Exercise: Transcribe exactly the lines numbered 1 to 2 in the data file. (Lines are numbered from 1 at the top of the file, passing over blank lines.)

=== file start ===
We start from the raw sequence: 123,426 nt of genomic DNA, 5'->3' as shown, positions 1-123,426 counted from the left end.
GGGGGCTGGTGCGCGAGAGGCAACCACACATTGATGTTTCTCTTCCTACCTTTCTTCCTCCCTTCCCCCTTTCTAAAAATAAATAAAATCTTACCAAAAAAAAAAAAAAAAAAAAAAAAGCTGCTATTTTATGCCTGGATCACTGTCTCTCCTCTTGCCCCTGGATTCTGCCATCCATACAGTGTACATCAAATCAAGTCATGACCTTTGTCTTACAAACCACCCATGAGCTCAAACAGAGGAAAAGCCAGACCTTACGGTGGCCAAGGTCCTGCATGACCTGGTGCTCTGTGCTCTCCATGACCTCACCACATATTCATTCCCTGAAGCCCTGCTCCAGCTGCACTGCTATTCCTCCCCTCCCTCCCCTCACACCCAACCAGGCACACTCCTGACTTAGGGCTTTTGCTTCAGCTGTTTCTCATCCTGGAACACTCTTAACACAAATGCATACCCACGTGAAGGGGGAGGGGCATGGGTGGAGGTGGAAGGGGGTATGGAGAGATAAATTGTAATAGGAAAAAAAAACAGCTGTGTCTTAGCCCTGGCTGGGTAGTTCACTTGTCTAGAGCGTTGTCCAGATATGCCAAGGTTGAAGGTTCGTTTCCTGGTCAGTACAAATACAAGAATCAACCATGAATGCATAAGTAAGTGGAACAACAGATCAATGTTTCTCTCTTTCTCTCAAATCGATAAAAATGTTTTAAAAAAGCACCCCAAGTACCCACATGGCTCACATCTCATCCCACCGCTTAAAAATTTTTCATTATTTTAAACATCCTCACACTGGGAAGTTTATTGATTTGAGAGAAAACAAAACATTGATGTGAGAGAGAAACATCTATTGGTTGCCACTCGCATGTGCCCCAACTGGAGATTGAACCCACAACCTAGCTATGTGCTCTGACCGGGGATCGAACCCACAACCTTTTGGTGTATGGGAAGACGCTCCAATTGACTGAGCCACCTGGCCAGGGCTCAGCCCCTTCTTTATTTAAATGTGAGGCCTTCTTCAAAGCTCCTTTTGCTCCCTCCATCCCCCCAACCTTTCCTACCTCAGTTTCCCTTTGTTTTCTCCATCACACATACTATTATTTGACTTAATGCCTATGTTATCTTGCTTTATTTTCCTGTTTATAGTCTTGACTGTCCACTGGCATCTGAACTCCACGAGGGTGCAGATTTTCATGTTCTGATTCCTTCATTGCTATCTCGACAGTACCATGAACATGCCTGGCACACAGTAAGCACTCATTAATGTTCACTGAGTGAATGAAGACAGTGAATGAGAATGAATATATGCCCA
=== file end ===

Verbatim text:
We start from the raw sequence: 123,426 nt of genomic DNA, 5'->3' as shown, positions 1-123,426 counted from the left end.
GGGGGCTGGTGCGCGAGAGGCAACCACACATTGATGTTTCTCTTCCTACCTTTCTTCCTCCCTTCCCCCTTTCTAAAAATAAATAAAATCTTACCAAAAAAAAAAAAAAAAAAAAAAAAGCTGCTATTTTATGCCTGGATCACTGTCTCTCCTCTTGCCCCTGGATTCTGCCATCCATACAGTGTACATCAAATCAAGTCATGACCTTTGTCTTACAAACCACCCATGAGCTCAAACAGAGGAAAAGCCAGACCTTACGGTGGCCAAGGTCCTGCATGACCTGGTGCTCTGTGCTCTCCATGACCTCACCACATATTCATTCCCTGAAGCCCTGCTCCAGCTGCACTGCTATTCCTCCCCTCCCTCCCCTCACACCCAACCAGGCACACTCCTGACTTAGGGCTTTTGCTTCAGCTGTTTCTCATCCTGGAACACTCTTAACACAAATGCATACCCACGTGAAGGGGGAGGGGCATGGGTGGAGGTGGAAGGGGGTATGGAGAGATAAATTGTAATAGGAAAAAAAAACAGCTGTGTCTTAGCCCTGGCTGGGTAGTTCACTTGTCTAGAGCGTTGTCCAGATATGCCAAGGTTGAAGGTTCGTTTCCTGGTCAGTACAAATACAAGAATCAACCATGAATGCATAAGTAAGTGGAACAACAGATCAATGTTTCTCTCTTTCTCTCAAATCGATAAAAATGTTTTAAAAAAGCACCCCAAGTACCCACATGGCTCACATCTCATCCCACCGCTTAAAAATTTTTCATTATTTTAAACATCCTCACACTGGGAAGTTTATTGATTTGAGAGAAAACAAAACATTGATGTGAGAGAGAAACATCTATTGGTTGCCACTCGCATGTGCCCCAACTGGAGATTGAACCCACAACCTAGCTATGTGCTCTGACCGGGGATCGAACCCACAACCTTTTGGTGTATGGGAAGACGCTCCAATTGACTGAGCCACCTGGCCAGGGCTCAGCCCCTTCTTTATTTAAATGTGAGGCCTTCTTCAAAGCTCCTTTTGCTCCCTCCATCCCCCCAACCTTTCCTACCTCAGTTTCCCTTTGTTTTCTCCATCACACATACTATTATTTGACTTAATGCCTATGTTATCTTGCTTTATTTTCCTGTTTATAGTCTTGACTGTCCACTGGCATCTGAACTCCACGAGGGTGCAGATTTTCATGTTCTGATTCCTTCATTGCTATCTCGACAGTACCATGAACATGCCTGGCACACAGTAAGCACTCATTAATGTTCACTGAGTGAATGAAGACAGTGAATGAGAATGAATATATGCCCA